The U.S. drone campaign in Yemen, which has been targeting al Qaeda operatives in the country since 2002, is now helping in the fight against the Islamic State group in Syria and Iraq. Al Qaeda in the Arabian Peninsula, or AQAP, long active in Yemen, pledged allegiance to the Sunni militant group in August and has since been helping train its fighters, according to Yemeni officials, but the U.S. drone strikes are helping to stop that support.

President Obama has said that the mission is to “degrade and ultimately destroy” the group also known as ISIS. Part of that fight would include ensuring that ISIS does not expand beyond its current strongholds in Syria and Iraq, senior U.S. politicians have said. The U.S. stepped up its efforts against AQAP in Yemen as ISIS began to gain ground in Syria and Iraq. In April 2014, the U.S. began a massive and unprecedented assault against al Qaeda fighters in Yemen that killed dozens of the group's members.

Between 2002 and 2014, the U.S. conducted more than 66 drone strikes in Yemen, killing about 350 people, including at least 64 civilians. The latest strike in the Bejan district of Shabwa province in September killed at least 10 operatives. Still, despite the increase in drone strikes in recent months, AQAP is on the offensive in the capital Sanaa, within a confrontation that mirrors the larger Sunni/Shia divide in the Muslim world.

On Thursday more than 45 people were killed in Sanaa when a suicide bomb attack hit supporters of the Houthis, a Shiite minority rebel militia that captured Sanaa on Sept. 21. Yemeni officials said the attack, the deadliest since 2012, was launched by Sunni jihadists, most likely affiliated with AQAP, who are unhappy with the Houthis gaining political power.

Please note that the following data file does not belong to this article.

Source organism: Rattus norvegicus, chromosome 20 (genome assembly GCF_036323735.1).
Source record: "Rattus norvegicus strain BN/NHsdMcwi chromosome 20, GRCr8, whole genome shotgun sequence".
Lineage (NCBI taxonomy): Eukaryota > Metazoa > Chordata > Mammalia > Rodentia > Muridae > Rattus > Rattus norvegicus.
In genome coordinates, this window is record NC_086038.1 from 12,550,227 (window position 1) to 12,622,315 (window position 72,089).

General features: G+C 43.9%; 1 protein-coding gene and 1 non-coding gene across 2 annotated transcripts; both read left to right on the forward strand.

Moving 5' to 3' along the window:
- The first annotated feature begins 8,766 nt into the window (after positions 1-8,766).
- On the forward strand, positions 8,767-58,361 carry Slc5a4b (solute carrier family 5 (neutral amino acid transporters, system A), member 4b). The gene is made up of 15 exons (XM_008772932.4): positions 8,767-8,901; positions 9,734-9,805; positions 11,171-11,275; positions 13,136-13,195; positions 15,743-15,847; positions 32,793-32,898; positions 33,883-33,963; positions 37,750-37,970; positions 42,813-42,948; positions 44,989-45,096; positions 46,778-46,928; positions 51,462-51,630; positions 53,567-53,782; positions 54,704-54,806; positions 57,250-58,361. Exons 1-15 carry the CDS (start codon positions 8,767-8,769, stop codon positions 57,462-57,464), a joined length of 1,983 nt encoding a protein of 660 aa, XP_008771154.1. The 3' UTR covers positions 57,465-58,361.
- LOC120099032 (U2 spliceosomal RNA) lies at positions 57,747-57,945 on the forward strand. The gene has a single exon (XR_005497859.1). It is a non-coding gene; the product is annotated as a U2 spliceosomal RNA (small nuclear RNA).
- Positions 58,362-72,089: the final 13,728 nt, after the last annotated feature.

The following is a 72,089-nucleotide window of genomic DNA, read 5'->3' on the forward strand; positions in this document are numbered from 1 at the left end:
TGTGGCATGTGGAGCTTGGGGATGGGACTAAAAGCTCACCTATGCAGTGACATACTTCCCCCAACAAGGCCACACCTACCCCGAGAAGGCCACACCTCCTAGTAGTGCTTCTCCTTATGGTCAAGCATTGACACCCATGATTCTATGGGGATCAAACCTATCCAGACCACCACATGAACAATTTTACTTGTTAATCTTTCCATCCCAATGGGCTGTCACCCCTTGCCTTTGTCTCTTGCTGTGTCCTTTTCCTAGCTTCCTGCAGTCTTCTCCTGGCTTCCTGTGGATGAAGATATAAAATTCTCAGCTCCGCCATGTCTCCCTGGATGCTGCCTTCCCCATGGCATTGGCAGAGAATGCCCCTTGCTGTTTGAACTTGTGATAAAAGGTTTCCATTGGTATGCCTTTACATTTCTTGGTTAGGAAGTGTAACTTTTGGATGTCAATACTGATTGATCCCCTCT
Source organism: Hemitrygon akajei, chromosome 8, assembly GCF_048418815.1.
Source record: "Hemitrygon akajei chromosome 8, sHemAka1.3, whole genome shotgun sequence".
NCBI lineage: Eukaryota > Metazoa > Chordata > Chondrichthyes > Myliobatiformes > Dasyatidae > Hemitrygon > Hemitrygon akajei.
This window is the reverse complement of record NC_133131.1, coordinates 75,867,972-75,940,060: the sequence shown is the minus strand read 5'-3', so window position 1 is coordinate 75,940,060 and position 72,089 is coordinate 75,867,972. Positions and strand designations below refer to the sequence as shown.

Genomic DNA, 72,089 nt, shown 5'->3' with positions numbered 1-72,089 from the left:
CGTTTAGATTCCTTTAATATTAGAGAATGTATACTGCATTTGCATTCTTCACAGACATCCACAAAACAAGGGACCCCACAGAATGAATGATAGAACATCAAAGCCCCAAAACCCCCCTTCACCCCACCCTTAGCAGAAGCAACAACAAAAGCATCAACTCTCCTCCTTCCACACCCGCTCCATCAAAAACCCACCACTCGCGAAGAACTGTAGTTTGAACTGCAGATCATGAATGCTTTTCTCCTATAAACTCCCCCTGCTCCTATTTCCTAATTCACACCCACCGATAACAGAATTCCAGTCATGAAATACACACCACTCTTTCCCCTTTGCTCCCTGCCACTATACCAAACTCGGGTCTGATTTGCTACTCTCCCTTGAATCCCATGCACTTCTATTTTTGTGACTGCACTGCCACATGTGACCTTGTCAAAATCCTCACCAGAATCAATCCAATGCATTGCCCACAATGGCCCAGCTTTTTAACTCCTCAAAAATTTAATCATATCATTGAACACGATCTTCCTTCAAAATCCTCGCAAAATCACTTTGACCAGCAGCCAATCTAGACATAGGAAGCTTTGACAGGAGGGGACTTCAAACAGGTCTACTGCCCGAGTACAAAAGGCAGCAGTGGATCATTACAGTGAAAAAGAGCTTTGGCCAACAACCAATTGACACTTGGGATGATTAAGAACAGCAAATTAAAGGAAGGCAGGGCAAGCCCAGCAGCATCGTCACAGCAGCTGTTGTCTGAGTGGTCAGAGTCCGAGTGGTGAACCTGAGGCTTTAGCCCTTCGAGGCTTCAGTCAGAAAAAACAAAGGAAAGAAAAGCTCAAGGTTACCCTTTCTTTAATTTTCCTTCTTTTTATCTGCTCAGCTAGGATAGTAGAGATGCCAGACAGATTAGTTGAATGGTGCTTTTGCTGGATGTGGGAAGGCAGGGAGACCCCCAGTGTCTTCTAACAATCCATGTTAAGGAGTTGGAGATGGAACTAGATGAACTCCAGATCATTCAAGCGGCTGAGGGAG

Following the takeover of Sanaa, the Houthis signed a power-sharing deal, angering Sunnis and causing the increase of attacks in the capital. The violence intensified with Thursday's attack on a march by Houthis to protest the nomination of a new prime minister by President Abed Rabbo Mansour Hadi. Houthi leaders said the group was not consulted by the government and did not agree to the new prime minister. 

U.S. involvement in Yemen may in fact be escalating those sectarian tensions, which could have consequences that expand beyond the borders of Yemen and end up escalating the fight in Syria. AQAP, a Sunni-affiliated militant organization, has ties to the Islamic State; on the other side, the Houthi Shiites are said to receive funding and training from Iran, a close ally of Syrian President Bashar Assad.

In August, AQAP declared its support for the Islamic State group.  

“We announce solidarity with our Muslim brothers in Iraq against the crusade. Their blood and injuries are ours and we will surely support them,” said a statement published by AQAP, the Yemen Times reported. “We assert to the Islamic Nation [all Muslims worldwide] that we stand by the side of our Muslim brothers in Iraq against the American and Iranian conspiracy and their agents of the apostate Gulf rulers.” AQAP’s support for ISIS is at odds with the top leaders of the al Qaeda network, who denounced their former affiliate and declared their support for Jabhat al-Nusra, another Sunni militant group fighting in Syria.

On the Shiite side, a member of the Iranian parliament, Ali Reza Zakani, said last month that Sanaa would become part of the Iranian revolution. Zakani told the Iranian Rasa News Agency that 14 out of 20 Yemeni provinces would be taken over by Houthis, who then could expand to other countries such as Saudi Arabia.